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Cantalupo explains overdue audit at his final CAMPO meeting

Thursday, June 17, 2010 by Kimberly Reeves

Joe Cantalupo, in his last meeting as CAMPO’s executive director, had to answer some of his toughest questions yet: For instance, how did the Capital Area Metropolitan Planning Organization manage to avoid its required annual financial audit?


Cantalupo presented the CAMPO Transportation Policy Board with its first audit in at least a decade at Monday night’s meeting. This despite the fact that any jurisdiction receiving more than $500,000 in federal funding is expected to have an annual audit.


How, Cantalupo was asked after the meeting, had CAMPO avoided that federal edict for so long, even as CAMPO served as the pass-through agency for multi-million transportation projects around the region?


“I don’t know,” Cantalupo admitted. “Keep in mind, we had an unqualified audit report. That means everything checks out. There was nothing wrong.”


Still, CAMPO failed to meet that essential requirement. Members of the Transportation Policy Board, up to and including Chair Judge Sam Biscoe, were surprised by the admission. Commissioner Sarah Eckhardt, for instance, probed for what kind of controls might have been in place.


“With regard to the previous history, had there been internal audits rather than independent audits?” Eckhardt asked Cantalupo.


“The only thing I can tell you,” Cantalupo said, “I have never seen an internal or external audit of CAMPO. We knew it two years ago, that we had to get it done. It took us two years to get into the rhythm of this thing.”


No, it did not appear that CAMPO had its required annual audit. But there was nothing in the audit completed by Monday N. Rufus, P.C., that indicated the organization had failed in managing its finances, Cantalupo said.


“It’s not as bad as it sounds,” Cantalupo said, adding that CAMPO does file an annual performance expenditure report with the Texas Department of Transportation, providing expenditure specifics in five key areas.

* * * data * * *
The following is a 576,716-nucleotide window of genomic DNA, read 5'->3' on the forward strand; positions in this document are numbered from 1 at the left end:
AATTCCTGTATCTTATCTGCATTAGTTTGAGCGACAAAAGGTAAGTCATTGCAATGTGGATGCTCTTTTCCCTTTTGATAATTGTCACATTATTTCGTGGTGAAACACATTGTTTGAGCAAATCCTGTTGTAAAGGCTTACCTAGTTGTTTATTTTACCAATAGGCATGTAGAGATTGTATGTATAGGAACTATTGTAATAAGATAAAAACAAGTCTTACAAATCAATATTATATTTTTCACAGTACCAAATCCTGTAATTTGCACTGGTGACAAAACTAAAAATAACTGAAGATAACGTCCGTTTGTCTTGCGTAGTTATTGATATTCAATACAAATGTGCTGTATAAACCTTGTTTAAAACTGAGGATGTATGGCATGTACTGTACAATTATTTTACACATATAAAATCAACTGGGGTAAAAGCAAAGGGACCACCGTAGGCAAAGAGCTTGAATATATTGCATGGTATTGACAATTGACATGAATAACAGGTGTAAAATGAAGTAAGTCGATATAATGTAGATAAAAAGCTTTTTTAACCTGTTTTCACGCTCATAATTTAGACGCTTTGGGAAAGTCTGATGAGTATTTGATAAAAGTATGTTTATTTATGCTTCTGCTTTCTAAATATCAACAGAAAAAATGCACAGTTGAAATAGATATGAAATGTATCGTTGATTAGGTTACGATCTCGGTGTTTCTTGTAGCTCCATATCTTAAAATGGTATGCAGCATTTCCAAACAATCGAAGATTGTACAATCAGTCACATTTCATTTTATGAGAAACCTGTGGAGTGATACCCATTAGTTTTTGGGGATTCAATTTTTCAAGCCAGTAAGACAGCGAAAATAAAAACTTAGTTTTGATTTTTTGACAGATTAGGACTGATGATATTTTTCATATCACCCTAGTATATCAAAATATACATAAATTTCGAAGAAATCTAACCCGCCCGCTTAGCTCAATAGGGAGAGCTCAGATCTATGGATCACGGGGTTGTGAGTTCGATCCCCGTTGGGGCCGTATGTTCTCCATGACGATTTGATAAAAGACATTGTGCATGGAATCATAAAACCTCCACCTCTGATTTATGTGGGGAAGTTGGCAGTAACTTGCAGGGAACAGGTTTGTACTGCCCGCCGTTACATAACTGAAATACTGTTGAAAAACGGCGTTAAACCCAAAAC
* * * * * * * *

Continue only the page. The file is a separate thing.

The lack of audits came to light after former Chair Sen. Kirk Watson (D-Austin) requested what Cantalupo described as “an accounting review” of the organization. That gave CAMPO some idea of what to pursue, even though it took two years to get the first annual audit done, Cantalupo said.


“It’s still in draft form, but I think what the audit report says is that things are in place,” Cantalupo said. “We just have to make sure the annual financial reporting requirements are met as we move forward.”


For the last decade or so, CAMPO has been housed within the City of Austin, with the city acting as its fiduciary agent. Mayor Lee Leffingwell noted that certain aspects of CAMPO would have been included in the city’s own financial audits, although he came back and stressed that the independent audit was essential. Any concerns from TxDOT, however, could consider that city audit as a “mitigating issue,” Leffingwell said.


CAMPO designates funding for multi-million dollar projects. Its long-term projects involve billions of dollars. The performance of the entities handling those projects is a completely different issue, Cantalupo said.


“It is up to the state or the feds to audit those projects,” Cantalupo said. “It has nothing to do with our audit.”


Cantalupo also faced some frustration from Commissioner Karen Huber over the discussion of a “transitional” three-year Transportation Improvement Plan, which is scheduled for a final vote in August. Huber wanted earlier decisions.


The interim TIP – which will allow the CAMPO board to approve projects between now and the end of the year – is a stop-gap measure that was needed because of delays in the approval of the CAMPO 2035 plan, Cantalupo said. CAMPO did not want to move a three-year plan through the pipeline before TxDOT and CAMPO were on the same page with the region’s long-term projects.

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